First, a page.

The bill would transfer the appropriation for publishing the Federal Register from GPO to the Office of the Federal Register, and removes the requirement that the Public Printer "make available the facilities of the GPO for the prompt printing and distribution of the Federal Register." This would allow the Federal Register to be produced elsewhere than at GPO, undermining the agency's ability to remain self-sustaining. The bill would authorize GPO to "distribute" the Register, but it is unclear how the separate documents would be integrated into a cohesive publication.

Throughout H.R. 4280, the term "publishing" is used to replace "printing"; however, no definition is offered to clarify the scope and extent of what is intended by the term in the context of Title 44.


Title IV of H.R. 4280 addresses the areas of distribution and sales of public documents. Most significantly, the bill would eliminate the link between production and dissemination of government publications. Under the current law, this link provides an easy, efficient, and economical means for ensuring public access to government publications through the Federal Depository Library Program (FDLP): GPO prints or procures the printing of documents and handles all facets of depository distribution; agencies have a direct incentive to participate since the costs for depository copies and distribution are funded by congressional appropriations, and no additional action is necessary by the agency; and GPO's centralized management of distribution allows for greater efficiencies in cataloging, indexing, and shipping. The impact of severing this link between production and dissemination could be detrimental to public access to government information.

As an alternative, the bill would require agencies to furnish the Superintendent of Documents with a copy of each publication, and give the Superintendent of Documents the authority to republish them. It will be considerably more expensive for the Superintendent to have to republish these depository and sales copies, as opposed to riding the original print orders as occurs now. The Superintendent also would be given the authority to republish any other agency publications it is successful in obtaining when these publications are not supplied directly by the publishing agency; and the bill allows the Superintendent to recover these costs from the issuing agency. However, the bill provides no enforcement authority for GPO to successfully recover costs from agencies, and it is unclear how this provision would relate to other sections of the law which (1) require that publishing for an agency may only be done on requisition signed by the head of the agency, or (2) requirement that any publishing may not exceed an appropriation.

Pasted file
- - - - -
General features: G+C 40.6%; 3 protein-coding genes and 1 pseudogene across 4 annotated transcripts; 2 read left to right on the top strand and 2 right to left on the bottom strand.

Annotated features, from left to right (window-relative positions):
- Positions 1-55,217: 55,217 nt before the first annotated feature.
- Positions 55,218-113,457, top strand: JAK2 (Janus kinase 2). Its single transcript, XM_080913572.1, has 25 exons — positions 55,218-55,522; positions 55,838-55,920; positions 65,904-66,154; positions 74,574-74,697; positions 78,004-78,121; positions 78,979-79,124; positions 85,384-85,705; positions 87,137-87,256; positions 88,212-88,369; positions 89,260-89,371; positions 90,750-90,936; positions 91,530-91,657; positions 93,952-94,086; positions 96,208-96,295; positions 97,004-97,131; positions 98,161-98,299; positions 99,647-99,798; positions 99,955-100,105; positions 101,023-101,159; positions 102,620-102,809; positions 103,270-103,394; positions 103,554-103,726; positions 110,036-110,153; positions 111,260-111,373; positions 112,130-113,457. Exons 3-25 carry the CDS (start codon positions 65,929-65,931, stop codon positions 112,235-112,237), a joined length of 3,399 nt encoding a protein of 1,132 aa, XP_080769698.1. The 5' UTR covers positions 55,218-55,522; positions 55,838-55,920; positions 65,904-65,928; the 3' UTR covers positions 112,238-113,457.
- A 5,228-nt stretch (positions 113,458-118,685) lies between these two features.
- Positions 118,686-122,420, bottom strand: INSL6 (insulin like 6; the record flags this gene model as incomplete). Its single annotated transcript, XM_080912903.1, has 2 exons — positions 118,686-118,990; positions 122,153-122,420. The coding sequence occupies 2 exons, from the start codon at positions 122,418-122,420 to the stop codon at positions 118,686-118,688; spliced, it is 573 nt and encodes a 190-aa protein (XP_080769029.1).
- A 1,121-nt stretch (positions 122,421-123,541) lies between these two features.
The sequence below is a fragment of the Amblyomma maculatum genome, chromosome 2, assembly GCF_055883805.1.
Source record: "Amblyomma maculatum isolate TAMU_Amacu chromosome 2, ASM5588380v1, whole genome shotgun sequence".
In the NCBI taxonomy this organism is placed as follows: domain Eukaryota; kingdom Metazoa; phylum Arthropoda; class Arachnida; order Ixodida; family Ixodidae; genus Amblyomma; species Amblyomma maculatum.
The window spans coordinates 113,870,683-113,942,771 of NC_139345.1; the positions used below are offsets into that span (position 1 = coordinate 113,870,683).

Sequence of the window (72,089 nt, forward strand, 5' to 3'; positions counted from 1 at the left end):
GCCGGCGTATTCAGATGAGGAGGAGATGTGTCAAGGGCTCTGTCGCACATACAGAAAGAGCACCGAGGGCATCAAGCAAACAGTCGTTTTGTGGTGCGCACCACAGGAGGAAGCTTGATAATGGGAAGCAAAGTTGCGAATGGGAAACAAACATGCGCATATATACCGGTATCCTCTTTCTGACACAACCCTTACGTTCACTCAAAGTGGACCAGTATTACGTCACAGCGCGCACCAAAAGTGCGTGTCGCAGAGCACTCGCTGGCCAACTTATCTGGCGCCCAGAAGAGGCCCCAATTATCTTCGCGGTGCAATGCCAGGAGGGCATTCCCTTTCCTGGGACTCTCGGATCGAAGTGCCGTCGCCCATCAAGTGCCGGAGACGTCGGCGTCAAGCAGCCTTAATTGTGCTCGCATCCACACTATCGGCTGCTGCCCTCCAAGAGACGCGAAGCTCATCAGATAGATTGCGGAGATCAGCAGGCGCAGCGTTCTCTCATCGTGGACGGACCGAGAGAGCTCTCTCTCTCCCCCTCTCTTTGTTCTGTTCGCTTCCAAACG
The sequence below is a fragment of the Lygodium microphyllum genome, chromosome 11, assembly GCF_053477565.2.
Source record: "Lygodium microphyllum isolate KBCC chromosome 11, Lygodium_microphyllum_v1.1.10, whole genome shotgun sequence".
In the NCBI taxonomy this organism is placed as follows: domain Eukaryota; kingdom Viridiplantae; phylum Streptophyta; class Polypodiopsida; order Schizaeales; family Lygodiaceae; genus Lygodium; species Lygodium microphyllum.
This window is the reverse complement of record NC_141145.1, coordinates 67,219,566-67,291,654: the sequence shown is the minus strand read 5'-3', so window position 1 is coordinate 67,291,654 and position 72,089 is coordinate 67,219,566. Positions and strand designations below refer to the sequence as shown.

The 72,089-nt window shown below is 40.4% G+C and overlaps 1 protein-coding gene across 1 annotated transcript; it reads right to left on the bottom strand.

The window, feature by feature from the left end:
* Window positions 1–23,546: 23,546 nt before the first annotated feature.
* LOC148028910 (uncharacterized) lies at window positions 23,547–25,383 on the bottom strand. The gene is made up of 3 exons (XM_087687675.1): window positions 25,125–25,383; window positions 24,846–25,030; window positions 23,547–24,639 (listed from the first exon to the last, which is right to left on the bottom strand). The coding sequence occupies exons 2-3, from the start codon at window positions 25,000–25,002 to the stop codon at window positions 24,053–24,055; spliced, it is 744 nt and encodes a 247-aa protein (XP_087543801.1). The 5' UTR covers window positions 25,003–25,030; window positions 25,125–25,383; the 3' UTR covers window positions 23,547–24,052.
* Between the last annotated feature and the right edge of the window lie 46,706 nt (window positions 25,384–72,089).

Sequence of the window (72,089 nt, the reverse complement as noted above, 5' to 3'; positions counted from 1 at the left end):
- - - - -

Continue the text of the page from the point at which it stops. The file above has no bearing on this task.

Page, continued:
The practical effect of this change in the law would be an increase in fugitive documents; a loss of information that is available for long-term access and preservation; a loss of economies in cataloging, indexing, and distribution; an increase of costs to print publications; and delays in acquiring and disseminating publications.

The bill provides no guarantee that documents for indexing will be supplied by congressional sources to GPO. Also, the bill does not update the cataloging and indexing authority of GPO to facilitate the use of modern cataloging and locator services.